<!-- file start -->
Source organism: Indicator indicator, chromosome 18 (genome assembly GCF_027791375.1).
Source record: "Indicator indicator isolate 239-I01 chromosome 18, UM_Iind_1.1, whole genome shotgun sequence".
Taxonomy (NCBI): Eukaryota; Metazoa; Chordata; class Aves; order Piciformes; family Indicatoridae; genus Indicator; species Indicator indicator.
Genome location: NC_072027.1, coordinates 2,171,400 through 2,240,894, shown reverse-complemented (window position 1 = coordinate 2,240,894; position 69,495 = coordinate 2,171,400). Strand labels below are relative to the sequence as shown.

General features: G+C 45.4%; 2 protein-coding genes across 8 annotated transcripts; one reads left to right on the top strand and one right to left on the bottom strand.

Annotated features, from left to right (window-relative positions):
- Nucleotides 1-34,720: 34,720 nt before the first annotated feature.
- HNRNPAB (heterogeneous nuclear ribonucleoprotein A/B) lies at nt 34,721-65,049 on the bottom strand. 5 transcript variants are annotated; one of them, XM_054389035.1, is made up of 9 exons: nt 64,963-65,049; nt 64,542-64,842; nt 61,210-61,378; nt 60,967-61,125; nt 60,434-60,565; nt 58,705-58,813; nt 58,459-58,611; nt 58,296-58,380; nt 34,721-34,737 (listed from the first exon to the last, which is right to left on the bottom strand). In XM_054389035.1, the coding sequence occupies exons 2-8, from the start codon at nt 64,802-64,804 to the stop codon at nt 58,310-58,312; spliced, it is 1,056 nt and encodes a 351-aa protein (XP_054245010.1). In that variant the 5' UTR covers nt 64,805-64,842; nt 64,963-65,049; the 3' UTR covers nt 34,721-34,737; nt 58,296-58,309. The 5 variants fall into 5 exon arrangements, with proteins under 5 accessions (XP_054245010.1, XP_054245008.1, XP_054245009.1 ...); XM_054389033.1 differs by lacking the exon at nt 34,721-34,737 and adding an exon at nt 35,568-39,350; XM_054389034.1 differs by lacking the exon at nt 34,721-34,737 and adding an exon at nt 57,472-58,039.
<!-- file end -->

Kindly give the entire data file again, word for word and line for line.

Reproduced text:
Source organism: Indicator indicator, chromosome 18 (genome assembly GCF_027791375.1).
Source record: "Indicator indicator isolate 239-I01 chromosome 18, UM_Iind_1.1, whole genome shotgun sequence".
Taxonomy (NCBI): Eukaryota; Metazoa; Chordata; class Aves; order Piciformes; family Indicatoridae; genus Indicator; species Indicator indicator.
Genome location: NC_072027.1, coordinates 2,171,400 through 2,240,894, shown reverse-complemented (window position 1 = coordinate 2,240,894; position 69,495 = coordinate 2,171,400). Strand labels below are relative to the sequence as shown.

General features: G+C 45.4%; 2 protein-coding genes across 8 annotated transcripts; one reads left to right on the top strand and one right to left on the bottom strand.

Annotated features, from left to right (window-relative positions):
- Nucleotides 1-34,720: 34,720 nt before the first annotated feature.
- HNRNPAB (heterogeneous nuclear ribonucleoprotein A/B) lies at nt 34,721-65,049 on the bottom strand. 5 transcript variants are annotated; one of them, XM_054389035.1, is made up of 9 exons: nt 64,963-65,049; nt 64,542-64,842; nt 61,210-61,378; nt 60,967-61,125; nt 60,434-60,565; nt 58,705-58,813; nt 58,459-58,611; nt 58,296-58,380; nt 34,721-34,737 (listed from the first exon to the last, which is right to left on the bottom strand). In XM_054389035.1, the coding sequence occupies exons 2-8, from the start codon at nt 64,802-64,804 to the stop codon at nt 58,310-58,312; spliced, it is 1,056 nt and encodes a 351-aa protein (XP_054245010.1). In that variant the 5' UTR covers nt 64,805-64,842; nt 64,963-65,049; the 3' UTR covers nt 34,721-34,737; nt 58,296-58,309. The 5 variants fall into 5 exon arrangements, with proteins under 5 accessions (XP_054245010.1, XP_054245008.1, XP_054245009.1 ...); XM_054389033.1 differs by lacking the exon at nt 34,721-34,737 and adding an exon at nt 35,568-39,350; XM_054389034.1 differs by lacking the exon at nt 34,721-34,737 and adding an exon at nt 57,472-58,039.